Latest planning applications for the Westfield Ward

 Below are the latest planning applications received by the York Council for the Westfield ward. 

Full details can be found by clicking the application reference 

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Former Lowfield School Dijon Avenue York

Condition 2 – 17/02429/OUTM

Self build code for 6 plots. Specifies maximum 12 months build period

Ref. No: AOD/19/00161 

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Former Lowfield School Dijon Avenue York

Conditions 10, 13 & 37 of 17/02428/FULM 

Revised plans for boundary treatments, fencing, open space plan, highway works on Dijon Avenue,  highway works Tudor Road and similar details.  

Ref. No: AOD/19/00160 

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Windsor House 22 Ascot Way York YO24 4QZ

Conditions 16,19 & 21 of 18/01467/GRG3 

Relates to drainage plans.  Construction traffic management plan (Access via Ascot Way for delivery lorries using a one-way system! Worker car parking at Hob Moor school, bus stop moved temporarily along Ascot Way), replacement school playing pitches (at York R I)

Ref. No: AOD/19/00159 

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17 Foxwood Lane York YO24 3LH

Fell Ash tree protected by Tree Preservation Order no. 3. 

Ref. No: 19/00907/TPO 

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15 The Reeves York YO24 3ES

Single storey rear extension. 

Ref. No: 19/00726/FUL 

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56 St Stephens Road York YO24 3EQ

Change of use from dwelling (use class C3) to a House in Multiple Occupation (use class C4). 

Ref. No: 19/00562/FUL |

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Representations can be made in favour of, or in objection to, any application via the Planning on line web site.  http://planningaccess.york.gov.uk/online-applications/

NB. The Council now no longer routinely consults neighbours by letter when an application is received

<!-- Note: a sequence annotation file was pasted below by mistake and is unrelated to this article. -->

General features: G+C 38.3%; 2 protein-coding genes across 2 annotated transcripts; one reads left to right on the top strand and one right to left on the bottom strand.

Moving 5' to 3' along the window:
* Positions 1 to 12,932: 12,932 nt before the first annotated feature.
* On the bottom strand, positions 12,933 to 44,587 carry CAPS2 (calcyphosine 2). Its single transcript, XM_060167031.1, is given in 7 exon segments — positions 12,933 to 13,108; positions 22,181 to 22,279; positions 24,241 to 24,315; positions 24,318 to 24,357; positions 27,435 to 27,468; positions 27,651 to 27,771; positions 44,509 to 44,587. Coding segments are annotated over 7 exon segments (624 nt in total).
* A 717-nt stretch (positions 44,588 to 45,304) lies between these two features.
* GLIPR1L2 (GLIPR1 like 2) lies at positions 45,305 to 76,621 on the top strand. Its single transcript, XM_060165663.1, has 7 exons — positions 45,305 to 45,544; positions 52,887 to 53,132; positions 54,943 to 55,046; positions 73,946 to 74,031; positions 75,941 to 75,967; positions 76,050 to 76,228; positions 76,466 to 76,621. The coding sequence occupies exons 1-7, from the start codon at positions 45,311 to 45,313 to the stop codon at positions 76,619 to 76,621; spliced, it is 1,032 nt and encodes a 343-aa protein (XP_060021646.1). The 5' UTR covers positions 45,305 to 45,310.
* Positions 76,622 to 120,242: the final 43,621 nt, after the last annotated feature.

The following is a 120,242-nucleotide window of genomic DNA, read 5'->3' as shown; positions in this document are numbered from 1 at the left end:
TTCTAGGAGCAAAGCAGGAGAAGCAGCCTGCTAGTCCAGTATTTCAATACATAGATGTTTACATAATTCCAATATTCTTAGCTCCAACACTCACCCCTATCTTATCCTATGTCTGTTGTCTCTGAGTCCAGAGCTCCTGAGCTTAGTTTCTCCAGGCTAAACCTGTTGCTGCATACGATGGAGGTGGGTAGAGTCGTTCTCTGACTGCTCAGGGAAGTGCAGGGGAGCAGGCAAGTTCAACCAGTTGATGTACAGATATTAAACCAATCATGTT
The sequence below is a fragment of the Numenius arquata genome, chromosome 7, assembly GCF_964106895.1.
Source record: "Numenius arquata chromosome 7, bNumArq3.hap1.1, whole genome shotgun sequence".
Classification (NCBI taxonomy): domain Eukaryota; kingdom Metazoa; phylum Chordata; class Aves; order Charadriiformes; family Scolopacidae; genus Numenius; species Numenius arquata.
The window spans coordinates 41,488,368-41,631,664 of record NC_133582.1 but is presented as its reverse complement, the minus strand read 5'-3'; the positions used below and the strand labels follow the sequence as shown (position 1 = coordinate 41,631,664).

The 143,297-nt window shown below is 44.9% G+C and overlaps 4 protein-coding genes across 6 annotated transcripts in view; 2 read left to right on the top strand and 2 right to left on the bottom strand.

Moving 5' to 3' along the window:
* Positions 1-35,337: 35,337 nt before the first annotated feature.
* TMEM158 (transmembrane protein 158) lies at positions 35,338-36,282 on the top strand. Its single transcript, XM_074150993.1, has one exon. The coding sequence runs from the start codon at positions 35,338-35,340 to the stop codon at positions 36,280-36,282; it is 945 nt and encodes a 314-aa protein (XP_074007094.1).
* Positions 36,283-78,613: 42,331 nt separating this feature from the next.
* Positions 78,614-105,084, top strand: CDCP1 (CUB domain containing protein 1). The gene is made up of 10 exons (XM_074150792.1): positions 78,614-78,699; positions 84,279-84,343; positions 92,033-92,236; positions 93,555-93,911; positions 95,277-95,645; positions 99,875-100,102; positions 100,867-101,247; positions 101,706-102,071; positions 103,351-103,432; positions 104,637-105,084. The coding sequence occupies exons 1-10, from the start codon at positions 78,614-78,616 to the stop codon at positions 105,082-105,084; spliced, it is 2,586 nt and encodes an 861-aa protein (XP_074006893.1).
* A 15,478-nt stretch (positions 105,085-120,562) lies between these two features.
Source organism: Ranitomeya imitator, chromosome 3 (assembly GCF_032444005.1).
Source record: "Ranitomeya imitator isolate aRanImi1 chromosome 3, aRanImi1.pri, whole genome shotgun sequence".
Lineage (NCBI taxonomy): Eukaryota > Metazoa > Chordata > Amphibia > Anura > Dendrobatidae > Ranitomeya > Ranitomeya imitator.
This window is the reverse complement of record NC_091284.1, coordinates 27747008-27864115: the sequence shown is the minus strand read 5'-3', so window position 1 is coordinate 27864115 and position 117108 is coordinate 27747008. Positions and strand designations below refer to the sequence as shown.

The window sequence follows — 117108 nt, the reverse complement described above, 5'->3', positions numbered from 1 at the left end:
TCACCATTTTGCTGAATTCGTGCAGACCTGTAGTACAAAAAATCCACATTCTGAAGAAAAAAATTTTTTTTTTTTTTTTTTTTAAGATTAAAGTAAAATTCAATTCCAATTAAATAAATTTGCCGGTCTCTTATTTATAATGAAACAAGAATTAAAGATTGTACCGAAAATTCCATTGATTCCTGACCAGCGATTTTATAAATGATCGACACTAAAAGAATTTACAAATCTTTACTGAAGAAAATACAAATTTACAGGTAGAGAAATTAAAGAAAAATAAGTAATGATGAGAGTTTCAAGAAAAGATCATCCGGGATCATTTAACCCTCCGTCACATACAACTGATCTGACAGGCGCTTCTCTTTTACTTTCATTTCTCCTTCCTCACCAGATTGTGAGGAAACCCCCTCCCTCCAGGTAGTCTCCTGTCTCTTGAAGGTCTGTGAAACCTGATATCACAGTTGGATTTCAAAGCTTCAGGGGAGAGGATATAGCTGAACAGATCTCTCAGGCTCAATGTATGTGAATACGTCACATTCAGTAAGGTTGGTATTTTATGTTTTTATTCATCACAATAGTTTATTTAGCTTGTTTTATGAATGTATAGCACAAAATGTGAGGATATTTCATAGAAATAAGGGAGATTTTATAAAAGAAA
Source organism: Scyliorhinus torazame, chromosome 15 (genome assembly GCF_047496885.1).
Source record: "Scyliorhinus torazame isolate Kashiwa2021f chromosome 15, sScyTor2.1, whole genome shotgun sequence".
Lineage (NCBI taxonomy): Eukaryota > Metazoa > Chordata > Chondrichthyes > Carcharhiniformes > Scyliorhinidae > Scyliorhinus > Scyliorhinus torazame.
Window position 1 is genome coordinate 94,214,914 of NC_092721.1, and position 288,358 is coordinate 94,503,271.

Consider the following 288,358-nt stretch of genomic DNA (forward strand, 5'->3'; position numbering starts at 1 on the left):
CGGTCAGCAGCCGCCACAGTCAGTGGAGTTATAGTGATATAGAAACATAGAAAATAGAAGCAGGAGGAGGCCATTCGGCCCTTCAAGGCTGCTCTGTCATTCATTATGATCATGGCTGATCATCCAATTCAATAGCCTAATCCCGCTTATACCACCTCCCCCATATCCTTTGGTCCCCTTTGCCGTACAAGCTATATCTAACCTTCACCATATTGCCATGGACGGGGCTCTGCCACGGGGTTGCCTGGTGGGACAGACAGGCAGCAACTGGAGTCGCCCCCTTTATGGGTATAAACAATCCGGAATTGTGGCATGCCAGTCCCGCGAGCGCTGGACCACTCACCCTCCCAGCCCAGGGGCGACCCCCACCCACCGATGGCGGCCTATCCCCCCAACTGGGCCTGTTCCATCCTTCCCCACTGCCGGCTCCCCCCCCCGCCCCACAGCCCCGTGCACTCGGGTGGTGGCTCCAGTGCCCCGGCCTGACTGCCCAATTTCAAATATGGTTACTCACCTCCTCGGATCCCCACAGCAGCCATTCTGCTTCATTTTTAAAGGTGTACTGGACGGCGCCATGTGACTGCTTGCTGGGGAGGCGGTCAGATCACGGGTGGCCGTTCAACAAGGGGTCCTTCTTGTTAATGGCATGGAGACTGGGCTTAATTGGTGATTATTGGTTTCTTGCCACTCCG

Abandoned bus shelters – future uncertain

The future of the bus shelters on Tudor Road, which have not had a service for over 2 years, remains uncertain.

Not surprisingly the shelters are in good condition.

There is a site, at the Gale Lane end, which could accommodate a shelter, and which does lie on the now clockwise route taken by the number 4 service.

There are no notices in the shelters (or on the bus stop signs) indicating that the bus service only serves the opposite side of the road.

Even then the alternative bus stops are a testing sprint away.

Anyone texting the bus stop identification code to the information service gets a text back saying that no service is expected within the next 4 hours.

4 years more likely.

If you text for information it will cost you 12p

The stop reference (e.g.  32900872) produces no useful information when keyed into the “Bus York” mobile phone app. See  https://www.itravelyork.info/journey-planning/free-bus-apps/

Many people living in the Tudor Road area would prefer to see a 2-way service reintroduced.

If such a change is not imminent, the Council and bus service providers need to initiate a review of the quality of bus stop information, and shelter arrangements, that they provide in the area.

Abandoned bus shelters can be a magnet for anti-social behaviour, so some prompt action is required.

Latest planning application for the Westfield Ward

 Below are the latest planning applications received by the York Council for the Westfield ward. 

Full details can be found by clicking the application reference 

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Dryfix Preservation Ltd The Yard Tudor Road York YO24 3AY

Proposal              Display of non-illuminated gate mounted sign measuring 1.85m by 1.75m (retrospective).

Reference           19/00761/ADV

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Representations can be made in favour of, or in objection to, any application via the Planning on line web site.  http://planningaccess.york.gov.uk/online-applications/

NB. The Council now no longer routinely consults neighbours by letter when an application is received

York Council sold land to “Yorspace” without affordable homes conditions

A response to a Freedom of Information request has revealed that the Council DID NOT require, that the land it sold at Lowfields to the “Yorspace” commune, must be used to provide affordable housing.

The land was sold for £300,000 – approximately 50% below its open market value.

A smaller plot of land at the other end of the Lowfields school site is currently being marketed for offers over £400,000.